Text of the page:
He was one of those delightful, typically British actors with a penchant for playing eccentrics. Early in his career, Jeremy Brett once quaintly introduced Aubrey Morris to Noël Coward as "the finest small-part player in London". Born Aubrey Steinberg of Jewish-Ukrainian ancestry, he was one of several siblings with artistic inclinations (his brother Wolfe Morris was also a noted character player). Aubrey studied at the Royal Academy of Dramatic Art in London on a scholarship and made his stage debut in 1944. During the 1950s, he acted regularly on the West End stage, at the Old Vic, and on Broadway.
In addition to making excellent use of his Shakespearean-trained voice, his diminutive stature and beaming, toothy countenance proved a significant asset to a remarkable versatility on screen. Morris was adept at conveying unctuousness, cunning, duplicity, civility, or obsession with equal ease and in a wide variety of roles and genres. His many memorable performances include: the Freud-fixated writer Mr. Mybug in Cold Comfort Farm (1968); the sleazy probation officer Mr. Deltoid in A Clockwork Orange (1971); a sinister gravedigger in The Wicker Man (1973); the oily manservant Grosvenor, asking Michael Palin for the use of the 'naughty books', in "The Curse of the Claw" episode of Ripping Yarns (1976); the jolly captain of the 'B-Ark' (filled with such folk as telephone sanitizers), spending years luxuriating in his bubble-bath in The Hitchhiker's Guide to the Galaxy (1981); and last, but not least, the ancient thespian Chesterton, shuffling off this mortal coil while being read quotes from King Lear in HBO's Deadwood (2004).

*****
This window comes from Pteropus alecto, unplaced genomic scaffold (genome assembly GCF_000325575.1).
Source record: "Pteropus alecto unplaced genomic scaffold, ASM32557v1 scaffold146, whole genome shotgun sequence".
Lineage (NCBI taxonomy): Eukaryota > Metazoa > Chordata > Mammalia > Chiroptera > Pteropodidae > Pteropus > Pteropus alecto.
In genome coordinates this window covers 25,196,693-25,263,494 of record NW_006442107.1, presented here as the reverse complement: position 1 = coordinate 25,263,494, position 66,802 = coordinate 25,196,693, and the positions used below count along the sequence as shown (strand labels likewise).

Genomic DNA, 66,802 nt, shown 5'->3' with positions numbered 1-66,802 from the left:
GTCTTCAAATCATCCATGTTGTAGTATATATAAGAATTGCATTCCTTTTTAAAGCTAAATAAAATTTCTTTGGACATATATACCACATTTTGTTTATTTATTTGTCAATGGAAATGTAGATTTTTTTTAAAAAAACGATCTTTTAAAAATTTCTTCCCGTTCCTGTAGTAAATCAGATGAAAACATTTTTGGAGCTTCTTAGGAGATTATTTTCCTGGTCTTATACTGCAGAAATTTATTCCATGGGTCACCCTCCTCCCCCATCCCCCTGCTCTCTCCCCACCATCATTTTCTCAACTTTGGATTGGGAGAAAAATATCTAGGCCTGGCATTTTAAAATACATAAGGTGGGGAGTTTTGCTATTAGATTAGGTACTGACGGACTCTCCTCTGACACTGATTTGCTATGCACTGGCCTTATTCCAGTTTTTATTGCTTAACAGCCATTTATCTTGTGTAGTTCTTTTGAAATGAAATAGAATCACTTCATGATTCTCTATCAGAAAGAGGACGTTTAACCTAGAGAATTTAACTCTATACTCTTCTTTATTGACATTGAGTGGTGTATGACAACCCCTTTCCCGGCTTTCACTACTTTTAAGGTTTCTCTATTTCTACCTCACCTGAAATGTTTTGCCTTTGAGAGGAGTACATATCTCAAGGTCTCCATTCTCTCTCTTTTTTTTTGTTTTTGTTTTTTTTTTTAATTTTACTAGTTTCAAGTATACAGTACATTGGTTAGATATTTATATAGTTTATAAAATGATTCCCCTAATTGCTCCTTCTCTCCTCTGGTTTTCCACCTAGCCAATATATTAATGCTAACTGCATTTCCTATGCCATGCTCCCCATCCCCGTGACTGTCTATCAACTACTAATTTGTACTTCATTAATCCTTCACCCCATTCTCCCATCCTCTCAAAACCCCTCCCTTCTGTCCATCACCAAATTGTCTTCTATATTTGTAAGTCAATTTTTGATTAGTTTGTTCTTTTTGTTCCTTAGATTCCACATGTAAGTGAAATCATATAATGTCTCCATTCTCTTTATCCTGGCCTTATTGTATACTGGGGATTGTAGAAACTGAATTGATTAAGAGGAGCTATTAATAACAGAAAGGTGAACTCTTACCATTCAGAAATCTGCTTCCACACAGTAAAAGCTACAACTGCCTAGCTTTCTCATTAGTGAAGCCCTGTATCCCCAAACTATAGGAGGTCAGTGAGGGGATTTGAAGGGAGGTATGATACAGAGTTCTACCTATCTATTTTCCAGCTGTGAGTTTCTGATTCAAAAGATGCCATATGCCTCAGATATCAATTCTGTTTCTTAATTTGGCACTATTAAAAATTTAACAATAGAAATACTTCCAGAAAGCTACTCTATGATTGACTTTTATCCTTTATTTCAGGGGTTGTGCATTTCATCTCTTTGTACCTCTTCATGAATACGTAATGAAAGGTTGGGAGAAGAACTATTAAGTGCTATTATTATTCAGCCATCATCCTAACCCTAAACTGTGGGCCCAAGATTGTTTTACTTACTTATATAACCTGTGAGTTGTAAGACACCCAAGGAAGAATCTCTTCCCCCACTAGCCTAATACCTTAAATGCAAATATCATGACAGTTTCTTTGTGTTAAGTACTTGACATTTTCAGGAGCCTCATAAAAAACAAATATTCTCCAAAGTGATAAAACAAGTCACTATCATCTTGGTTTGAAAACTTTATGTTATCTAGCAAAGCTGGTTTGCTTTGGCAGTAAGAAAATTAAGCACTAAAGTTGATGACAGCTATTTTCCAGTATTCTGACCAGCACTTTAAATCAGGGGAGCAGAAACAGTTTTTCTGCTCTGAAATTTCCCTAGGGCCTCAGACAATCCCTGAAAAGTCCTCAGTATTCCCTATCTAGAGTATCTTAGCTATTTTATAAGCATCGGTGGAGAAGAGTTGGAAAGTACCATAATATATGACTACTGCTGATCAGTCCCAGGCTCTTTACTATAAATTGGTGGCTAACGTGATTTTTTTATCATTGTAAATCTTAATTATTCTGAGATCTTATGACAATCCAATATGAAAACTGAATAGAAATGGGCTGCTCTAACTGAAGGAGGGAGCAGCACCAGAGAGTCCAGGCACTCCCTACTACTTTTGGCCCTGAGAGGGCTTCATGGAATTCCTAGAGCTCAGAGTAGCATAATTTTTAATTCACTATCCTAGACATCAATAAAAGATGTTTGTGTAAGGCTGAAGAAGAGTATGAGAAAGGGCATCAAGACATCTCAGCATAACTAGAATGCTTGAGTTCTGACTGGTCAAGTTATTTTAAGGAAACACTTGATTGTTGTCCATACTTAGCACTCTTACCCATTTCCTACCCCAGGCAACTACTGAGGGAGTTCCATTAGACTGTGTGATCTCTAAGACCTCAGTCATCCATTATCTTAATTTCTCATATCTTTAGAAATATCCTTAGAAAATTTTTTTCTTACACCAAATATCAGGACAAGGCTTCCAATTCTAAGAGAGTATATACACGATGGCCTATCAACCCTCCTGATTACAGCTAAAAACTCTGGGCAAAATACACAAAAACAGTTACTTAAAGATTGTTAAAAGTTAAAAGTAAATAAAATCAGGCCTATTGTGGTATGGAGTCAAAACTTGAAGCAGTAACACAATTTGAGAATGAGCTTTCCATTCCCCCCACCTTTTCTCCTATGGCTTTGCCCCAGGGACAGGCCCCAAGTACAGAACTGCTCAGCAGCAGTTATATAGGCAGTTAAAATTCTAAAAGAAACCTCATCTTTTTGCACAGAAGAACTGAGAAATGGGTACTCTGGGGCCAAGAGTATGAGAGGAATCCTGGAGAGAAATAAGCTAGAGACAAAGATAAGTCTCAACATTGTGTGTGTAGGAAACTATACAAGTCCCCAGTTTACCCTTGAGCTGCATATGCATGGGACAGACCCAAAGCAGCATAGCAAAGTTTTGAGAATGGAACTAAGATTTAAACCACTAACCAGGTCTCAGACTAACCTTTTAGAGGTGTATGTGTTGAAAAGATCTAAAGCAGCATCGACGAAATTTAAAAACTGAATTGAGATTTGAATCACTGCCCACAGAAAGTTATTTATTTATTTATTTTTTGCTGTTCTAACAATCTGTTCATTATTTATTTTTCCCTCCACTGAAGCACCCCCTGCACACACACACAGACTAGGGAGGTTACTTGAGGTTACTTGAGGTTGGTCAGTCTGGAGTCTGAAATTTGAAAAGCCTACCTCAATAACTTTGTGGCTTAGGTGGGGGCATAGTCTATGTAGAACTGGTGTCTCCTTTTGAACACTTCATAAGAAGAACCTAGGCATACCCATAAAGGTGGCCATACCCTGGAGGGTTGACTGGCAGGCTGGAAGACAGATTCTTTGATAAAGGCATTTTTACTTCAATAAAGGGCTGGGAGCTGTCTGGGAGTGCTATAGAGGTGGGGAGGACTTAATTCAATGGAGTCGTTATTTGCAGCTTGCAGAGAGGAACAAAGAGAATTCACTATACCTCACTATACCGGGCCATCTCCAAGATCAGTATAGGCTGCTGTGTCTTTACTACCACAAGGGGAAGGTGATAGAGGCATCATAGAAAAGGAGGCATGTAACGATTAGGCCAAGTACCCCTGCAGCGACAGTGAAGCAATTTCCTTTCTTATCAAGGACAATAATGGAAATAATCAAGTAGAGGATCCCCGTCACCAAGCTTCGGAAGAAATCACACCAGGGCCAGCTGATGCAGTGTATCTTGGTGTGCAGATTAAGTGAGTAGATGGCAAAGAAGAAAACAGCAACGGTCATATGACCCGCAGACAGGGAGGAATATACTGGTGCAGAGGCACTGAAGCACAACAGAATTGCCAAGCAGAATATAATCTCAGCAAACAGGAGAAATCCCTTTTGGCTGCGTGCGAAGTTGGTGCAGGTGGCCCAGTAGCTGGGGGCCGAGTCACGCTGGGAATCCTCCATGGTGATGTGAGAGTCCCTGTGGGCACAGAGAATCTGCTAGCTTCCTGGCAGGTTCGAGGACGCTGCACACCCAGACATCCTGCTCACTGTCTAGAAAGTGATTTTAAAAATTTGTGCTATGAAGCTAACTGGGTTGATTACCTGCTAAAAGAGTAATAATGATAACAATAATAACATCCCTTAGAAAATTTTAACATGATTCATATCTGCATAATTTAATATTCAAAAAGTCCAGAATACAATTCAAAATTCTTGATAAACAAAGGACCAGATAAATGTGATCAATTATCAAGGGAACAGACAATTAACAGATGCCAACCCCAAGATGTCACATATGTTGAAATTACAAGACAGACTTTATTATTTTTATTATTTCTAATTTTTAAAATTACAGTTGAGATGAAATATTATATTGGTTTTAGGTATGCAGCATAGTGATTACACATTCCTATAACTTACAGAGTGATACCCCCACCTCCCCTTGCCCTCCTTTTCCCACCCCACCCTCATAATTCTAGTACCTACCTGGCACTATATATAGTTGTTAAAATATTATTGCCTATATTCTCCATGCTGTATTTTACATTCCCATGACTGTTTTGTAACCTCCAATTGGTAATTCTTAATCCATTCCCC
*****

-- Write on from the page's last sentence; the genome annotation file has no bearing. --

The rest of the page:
Residing in the U.S. since the mid-1980s, Aubrey Morris continued to ply his trade right up until his death at the venerable age of 89.